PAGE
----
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Using OEM parts for vehicle repairs

| Jun 10, 2019 | Consumer Protection

There is something to be said for the sense of security that comes from knowing that one is the first person to use a product they have purchased. It is often for this very reason why many in Charleston will buy a new vehicle when buying a used car might save them money. For them, the knowledge that the car’s parts are brand new (and thus should be in optimal condition) is worth the added expense. Yet accidents and incidents may happen that can quickly put a newer vehicle in the repair shop. The question then becomes what type of parts will go back into it. 

From an insurer or repair providers perspective, aftermarket parts are the better option simply due to their costs. Indeed, information compiled by the Property Casualty Insurers Association of America shows that original equipment manufacturer parts cost 60 percent more than aftermarket parts. Yet OEM parts offer the assurance that they were built for a specific vehicle by that vehicle’s manufacturer, and thus are more reliable.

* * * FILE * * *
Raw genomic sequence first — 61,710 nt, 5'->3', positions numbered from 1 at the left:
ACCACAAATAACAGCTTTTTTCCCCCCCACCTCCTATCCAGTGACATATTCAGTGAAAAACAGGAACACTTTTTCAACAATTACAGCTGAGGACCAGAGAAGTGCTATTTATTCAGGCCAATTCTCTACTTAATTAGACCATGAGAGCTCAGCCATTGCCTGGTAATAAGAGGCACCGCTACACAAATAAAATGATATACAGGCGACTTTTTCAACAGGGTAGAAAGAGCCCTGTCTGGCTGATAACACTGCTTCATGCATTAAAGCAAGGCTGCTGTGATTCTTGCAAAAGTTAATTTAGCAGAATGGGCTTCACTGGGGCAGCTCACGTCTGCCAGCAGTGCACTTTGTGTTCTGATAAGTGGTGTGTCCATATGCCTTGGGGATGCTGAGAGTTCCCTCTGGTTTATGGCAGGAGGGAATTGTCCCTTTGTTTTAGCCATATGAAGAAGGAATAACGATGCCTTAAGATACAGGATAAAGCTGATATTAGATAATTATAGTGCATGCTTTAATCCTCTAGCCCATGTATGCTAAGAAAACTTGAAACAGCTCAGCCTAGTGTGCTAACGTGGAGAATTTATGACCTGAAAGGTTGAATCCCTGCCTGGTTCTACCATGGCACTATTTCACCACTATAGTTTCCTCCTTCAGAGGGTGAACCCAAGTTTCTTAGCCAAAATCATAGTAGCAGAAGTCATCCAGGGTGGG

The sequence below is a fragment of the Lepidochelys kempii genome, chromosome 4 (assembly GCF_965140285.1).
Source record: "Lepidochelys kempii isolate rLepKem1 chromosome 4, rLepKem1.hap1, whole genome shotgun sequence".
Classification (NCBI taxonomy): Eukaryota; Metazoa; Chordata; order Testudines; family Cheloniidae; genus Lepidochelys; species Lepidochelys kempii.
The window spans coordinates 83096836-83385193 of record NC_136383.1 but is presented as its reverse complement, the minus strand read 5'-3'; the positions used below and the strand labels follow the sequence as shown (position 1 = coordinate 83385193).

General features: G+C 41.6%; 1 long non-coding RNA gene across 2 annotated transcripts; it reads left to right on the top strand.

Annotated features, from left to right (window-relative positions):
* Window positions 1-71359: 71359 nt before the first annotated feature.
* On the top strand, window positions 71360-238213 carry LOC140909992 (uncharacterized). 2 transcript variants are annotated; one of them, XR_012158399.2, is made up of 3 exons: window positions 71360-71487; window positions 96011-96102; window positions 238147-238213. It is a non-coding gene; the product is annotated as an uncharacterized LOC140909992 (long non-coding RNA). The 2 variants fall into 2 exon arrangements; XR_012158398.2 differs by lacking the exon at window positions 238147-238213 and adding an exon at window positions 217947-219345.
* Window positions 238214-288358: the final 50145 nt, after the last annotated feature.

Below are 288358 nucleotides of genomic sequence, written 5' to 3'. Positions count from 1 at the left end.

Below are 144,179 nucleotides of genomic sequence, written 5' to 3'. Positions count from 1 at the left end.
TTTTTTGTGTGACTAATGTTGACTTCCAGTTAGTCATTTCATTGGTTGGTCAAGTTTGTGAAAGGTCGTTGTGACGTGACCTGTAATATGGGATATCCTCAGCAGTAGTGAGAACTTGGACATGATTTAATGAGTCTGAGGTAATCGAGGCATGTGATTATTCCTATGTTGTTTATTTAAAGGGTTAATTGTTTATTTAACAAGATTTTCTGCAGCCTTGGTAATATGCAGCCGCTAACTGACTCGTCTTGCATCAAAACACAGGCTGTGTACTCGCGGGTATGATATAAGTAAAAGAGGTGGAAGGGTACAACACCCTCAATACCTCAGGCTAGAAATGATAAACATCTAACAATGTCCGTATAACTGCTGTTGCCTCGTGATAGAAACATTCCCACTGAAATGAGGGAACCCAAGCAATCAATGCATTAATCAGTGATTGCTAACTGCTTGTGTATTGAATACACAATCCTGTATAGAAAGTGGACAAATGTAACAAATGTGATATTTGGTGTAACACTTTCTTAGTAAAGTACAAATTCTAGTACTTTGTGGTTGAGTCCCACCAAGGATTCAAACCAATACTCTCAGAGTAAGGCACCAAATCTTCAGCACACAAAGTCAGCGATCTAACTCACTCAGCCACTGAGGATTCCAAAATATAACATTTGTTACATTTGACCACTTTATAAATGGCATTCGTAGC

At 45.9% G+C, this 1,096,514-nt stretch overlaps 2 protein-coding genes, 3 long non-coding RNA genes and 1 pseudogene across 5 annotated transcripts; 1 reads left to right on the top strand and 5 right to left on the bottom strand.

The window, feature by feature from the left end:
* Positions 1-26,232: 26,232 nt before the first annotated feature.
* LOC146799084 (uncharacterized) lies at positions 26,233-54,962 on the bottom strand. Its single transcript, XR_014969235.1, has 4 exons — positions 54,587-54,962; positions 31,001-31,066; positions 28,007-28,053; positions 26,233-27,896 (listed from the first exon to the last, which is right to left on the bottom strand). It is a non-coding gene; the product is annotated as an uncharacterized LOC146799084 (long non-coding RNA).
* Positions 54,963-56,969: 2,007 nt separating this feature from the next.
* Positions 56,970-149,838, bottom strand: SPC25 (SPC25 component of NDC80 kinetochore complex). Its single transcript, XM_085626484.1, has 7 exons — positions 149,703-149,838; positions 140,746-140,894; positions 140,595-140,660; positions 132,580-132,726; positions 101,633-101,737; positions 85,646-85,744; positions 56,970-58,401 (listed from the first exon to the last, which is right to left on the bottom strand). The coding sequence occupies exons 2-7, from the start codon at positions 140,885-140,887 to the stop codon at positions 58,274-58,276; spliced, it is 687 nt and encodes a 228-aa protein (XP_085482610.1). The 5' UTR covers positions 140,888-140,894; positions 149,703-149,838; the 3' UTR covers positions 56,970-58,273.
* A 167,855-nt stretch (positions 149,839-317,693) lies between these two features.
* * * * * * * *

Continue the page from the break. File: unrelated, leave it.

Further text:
The state recognizes this, and has reflected that in its consumer protection laws. Per Section 46A-6B-3 of the West Virginia Code, motor vehicle repair providers and auto insurers must employ (and be prepared to pay for) genuine crash parts (in the context of this statute, “genuine crash parts” are equatable to OEM parts) when repairing vehicles still within three years of their original manufacture date. This is to ensure that all repairs are up to the standards set for in manufacturer warranties for the following areas: 

  • Fit
  • Finish
  • Structural integrity
  • Corrosion resistance
  • Dent resistance
  • Crash performance

The only scenario in which a repair provider or insurers would not have to consent to the use of OEM parts would be if the vehicle owner consents to the use of aftermarket parts. 

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